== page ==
UCLA Bioengineers Develop Wearable Device for Voice Disorder Treatment Using Machine Learning

The image shows a person wearing a white shirt and a blue undershirt with a small, black, square bioelectronic device adhered to their neck. The placement on the neck suggests it is positioned over the larynx, aligning with the technology designed to capture muscle movements and translate them into speech.
The photo displays a person holding a small, flexible square device between their fingers, showcasing its elasticity and bendable nature. The device appears to be made of a black, grid-like material with cuts that allow it to stretch and conform to different shapes.

Bioengineers at UCLA have developed a thin, flexible device that can aid people with voice disorders in regaining their ability to speak. The device adheres to the neck and translates the muscle movements of the larynx into audible speech using machine learning. This self-powered technology could serve as a non-invasive tool for individuals who have lost their voice due to vocal cord problems, such as those recovering from laryngeal cancer surgeries or with pathological vocal cord conditions.

The device consists of two main components: a sensing component and an actuation component. The sensing component detects and converts signals generated by laryngeal muscle movements into electrical signals using a soft magnetoelastic mechanism. These electrical signals are then translated into speech signals through a machine learning algorithm. The actuation component takes these speech signals and converts them into the desired voice expression. The lightweight, thin device can be easily attached to the throat area using biocompatible tape.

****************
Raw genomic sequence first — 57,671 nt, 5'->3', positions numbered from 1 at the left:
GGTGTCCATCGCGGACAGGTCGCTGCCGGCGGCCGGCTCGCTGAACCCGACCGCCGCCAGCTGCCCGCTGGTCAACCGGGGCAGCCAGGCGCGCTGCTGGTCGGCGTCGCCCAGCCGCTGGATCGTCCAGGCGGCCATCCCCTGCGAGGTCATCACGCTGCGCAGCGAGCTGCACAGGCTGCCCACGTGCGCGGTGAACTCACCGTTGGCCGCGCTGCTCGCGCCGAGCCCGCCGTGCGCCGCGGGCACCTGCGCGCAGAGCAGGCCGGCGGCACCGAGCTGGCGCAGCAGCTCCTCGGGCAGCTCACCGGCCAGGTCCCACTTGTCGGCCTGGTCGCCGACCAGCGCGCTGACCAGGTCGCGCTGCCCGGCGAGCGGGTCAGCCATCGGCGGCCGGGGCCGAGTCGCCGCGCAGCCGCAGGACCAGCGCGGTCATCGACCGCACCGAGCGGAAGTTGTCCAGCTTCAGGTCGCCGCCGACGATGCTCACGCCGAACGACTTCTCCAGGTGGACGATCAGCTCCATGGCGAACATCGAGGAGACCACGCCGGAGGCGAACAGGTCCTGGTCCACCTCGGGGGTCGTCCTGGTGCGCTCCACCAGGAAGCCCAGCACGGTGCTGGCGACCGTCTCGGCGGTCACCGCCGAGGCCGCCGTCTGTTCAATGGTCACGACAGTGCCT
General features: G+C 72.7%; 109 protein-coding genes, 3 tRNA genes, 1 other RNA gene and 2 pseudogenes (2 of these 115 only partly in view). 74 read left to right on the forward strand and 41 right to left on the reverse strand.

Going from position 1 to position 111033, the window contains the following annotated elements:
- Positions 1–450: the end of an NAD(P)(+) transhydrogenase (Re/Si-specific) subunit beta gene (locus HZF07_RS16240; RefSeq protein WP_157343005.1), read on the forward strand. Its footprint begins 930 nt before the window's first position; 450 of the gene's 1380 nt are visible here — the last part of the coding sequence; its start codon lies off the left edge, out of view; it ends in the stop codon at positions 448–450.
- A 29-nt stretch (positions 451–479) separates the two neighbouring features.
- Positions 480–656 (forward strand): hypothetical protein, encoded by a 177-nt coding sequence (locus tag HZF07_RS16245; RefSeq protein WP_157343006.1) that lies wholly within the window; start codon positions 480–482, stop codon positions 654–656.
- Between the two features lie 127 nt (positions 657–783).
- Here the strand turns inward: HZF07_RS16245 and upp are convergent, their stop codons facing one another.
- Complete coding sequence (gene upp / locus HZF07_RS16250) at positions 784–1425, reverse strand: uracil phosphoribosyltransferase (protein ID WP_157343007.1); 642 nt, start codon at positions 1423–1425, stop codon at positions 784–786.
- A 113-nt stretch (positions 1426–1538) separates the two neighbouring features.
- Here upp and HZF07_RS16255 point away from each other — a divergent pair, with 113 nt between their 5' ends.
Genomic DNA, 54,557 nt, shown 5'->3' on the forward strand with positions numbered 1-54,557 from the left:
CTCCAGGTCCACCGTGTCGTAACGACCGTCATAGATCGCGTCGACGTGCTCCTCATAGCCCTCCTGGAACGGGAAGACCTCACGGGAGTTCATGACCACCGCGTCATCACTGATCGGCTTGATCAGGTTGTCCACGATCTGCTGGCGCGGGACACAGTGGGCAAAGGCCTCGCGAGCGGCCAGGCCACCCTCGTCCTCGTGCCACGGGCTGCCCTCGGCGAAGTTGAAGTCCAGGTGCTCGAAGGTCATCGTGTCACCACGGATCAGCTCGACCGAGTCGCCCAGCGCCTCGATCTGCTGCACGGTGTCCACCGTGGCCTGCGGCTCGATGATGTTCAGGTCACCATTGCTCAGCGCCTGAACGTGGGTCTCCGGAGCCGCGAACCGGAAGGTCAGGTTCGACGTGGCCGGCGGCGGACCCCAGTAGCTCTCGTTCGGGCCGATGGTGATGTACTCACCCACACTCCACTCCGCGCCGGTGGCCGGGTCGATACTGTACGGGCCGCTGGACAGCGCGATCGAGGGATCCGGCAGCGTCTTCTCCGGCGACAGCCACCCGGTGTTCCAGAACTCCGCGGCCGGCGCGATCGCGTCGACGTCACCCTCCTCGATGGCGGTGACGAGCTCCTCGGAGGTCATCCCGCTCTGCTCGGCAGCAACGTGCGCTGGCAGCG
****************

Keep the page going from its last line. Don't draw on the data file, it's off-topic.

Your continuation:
This is an illustrative diagram depicting a wearable bioelectronic device for speaking without vocal folds. It shows a side profile of a human figure with a focus on the throat area, where the device would be placed. The device itself is detailed in an exploded view, highlighting its components such as the flexible coils, PDMS layers, magnetic induction layers, and a magnetomechanical coupling layer. The diagram also shows sound waveforms representing the translation of muscle movements into speech.

The researchers tested the wearable technology on eight healthy adults, achieving an overall prediction accuracy of 94.68% in translating laryngeal movements into corresponding sentences. Moving forward, the team plans to expand the device’s vocabulary through machine learning and test it on individuals with speech disorders. This non-invasive, wearable solution could provide a convenient option for people undergoing treatment or recovery from voice disorders, which affect nearly 30% of the population at some point in their lives.

Source: UCLA

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